Lowon Gan Kerjas Others Knitting Techniques and the Ways We Knit

Knitting Techniques and the Ways We Knit

If you’re a knitter, you are either a hobby knitter, making a hat or blanket here and there for gifts, or you knit for the challenge of advancing your skills with every new item. The advanced knitters are interested in learning different skills and are always looking for patterns, charts and techniques. They have their patterns, stash of yarn and supplies neatly organized and ready for action. They frequently have two or more works in progress (WIPs) and find it impossible to be monogamous to one project.

Knitters can create items using various techniques, such as those described below. It is not uncommon to combine methods of Knitting , such as constructing the body of a sweater on a machine and then applying a fancy rib by hand.

Hand knitting: When most people think of knitting, they think of the traditional way of knitting with two needles and a ball of yarn. This remains a very popular and common way to knit. Ways to hand knit include using the garter stitch for fast and easy items, as well as using intricate cables, lace pattens, textured stitches and color changes to create cherished heirlooms.

The history of hand knitting dates back to before the 1600s, although this only represents the recording of the art of knitting. There is much controversy about descriptions of items found at archeological sites and in literature about whether they were woven or knit. I am reading A History of Hand Knitting by Richard Rutt. The book does a great job of chronicling the art of knitting and goes in to great detail about the earliest writings and samples of knitted items. The first described hand knit items seem to be stockings made of cotton and silk.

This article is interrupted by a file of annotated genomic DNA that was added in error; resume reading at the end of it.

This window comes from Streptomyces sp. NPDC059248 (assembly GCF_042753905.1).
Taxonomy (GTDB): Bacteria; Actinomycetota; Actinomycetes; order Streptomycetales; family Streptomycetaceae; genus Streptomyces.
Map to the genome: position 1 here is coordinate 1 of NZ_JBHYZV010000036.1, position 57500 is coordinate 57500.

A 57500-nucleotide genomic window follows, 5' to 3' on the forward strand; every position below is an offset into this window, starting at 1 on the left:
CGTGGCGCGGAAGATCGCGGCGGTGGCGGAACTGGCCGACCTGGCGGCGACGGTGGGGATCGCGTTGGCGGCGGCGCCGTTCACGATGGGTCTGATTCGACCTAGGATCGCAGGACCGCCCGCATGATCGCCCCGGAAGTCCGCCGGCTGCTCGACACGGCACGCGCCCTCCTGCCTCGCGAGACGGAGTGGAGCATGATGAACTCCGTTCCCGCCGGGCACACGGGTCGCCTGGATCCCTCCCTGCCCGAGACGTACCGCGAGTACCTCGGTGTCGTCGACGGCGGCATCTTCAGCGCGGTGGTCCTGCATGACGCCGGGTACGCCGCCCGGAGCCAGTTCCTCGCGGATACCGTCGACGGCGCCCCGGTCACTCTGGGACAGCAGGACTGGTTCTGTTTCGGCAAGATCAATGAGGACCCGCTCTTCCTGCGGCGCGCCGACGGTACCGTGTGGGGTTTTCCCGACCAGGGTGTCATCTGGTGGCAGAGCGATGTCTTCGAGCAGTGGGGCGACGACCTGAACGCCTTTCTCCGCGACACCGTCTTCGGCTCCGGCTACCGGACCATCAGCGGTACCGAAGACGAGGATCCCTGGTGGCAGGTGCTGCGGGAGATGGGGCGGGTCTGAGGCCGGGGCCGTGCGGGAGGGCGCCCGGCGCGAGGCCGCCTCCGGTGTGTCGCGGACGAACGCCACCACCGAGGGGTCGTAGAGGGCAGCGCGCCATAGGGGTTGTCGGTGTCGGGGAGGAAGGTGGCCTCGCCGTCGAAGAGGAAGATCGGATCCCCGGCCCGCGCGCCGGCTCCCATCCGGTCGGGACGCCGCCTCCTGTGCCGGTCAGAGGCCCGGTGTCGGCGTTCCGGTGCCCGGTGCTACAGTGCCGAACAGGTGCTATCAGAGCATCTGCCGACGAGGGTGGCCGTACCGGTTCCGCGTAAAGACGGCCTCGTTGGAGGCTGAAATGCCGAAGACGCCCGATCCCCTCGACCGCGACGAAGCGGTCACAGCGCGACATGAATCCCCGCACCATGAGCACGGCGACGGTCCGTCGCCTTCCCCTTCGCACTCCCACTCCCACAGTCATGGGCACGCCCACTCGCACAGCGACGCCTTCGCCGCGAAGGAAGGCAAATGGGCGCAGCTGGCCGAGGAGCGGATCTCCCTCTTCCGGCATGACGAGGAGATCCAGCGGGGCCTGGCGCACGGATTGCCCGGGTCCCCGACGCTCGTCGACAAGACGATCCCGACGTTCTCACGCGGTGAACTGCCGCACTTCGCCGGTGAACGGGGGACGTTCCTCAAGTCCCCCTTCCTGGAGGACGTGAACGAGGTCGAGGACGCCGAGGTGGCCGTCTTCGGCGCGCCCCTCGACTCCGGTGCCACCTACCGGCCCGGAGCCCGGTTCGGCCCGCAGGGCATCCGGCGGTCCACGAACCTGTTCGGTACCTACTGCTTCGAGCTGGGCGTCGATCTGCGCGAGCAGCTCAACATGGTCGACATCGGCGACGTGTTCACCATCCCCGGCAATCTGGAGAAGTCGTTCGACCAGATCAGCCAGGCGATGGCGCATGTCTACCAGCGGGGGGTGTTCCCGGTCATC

Machine Knitting: Industrial knitting machines seem to have been introduced around 1600 for the purpose of making knitted items faster and more efficiently. The machines were not well received initially because it was thought they would harm the livelihood of poor people who depended on the money they received knitting items at home.

In the early stages of machine knitting, it was apparent that hand knitters had the advantage over machine knitters because hand knitting could more easily change designs with fashion changes. Also, hand knitters could work anywhere at any time. Machine knitters were confined to work only during the daylight hours and had to be in the spot where their machine was.


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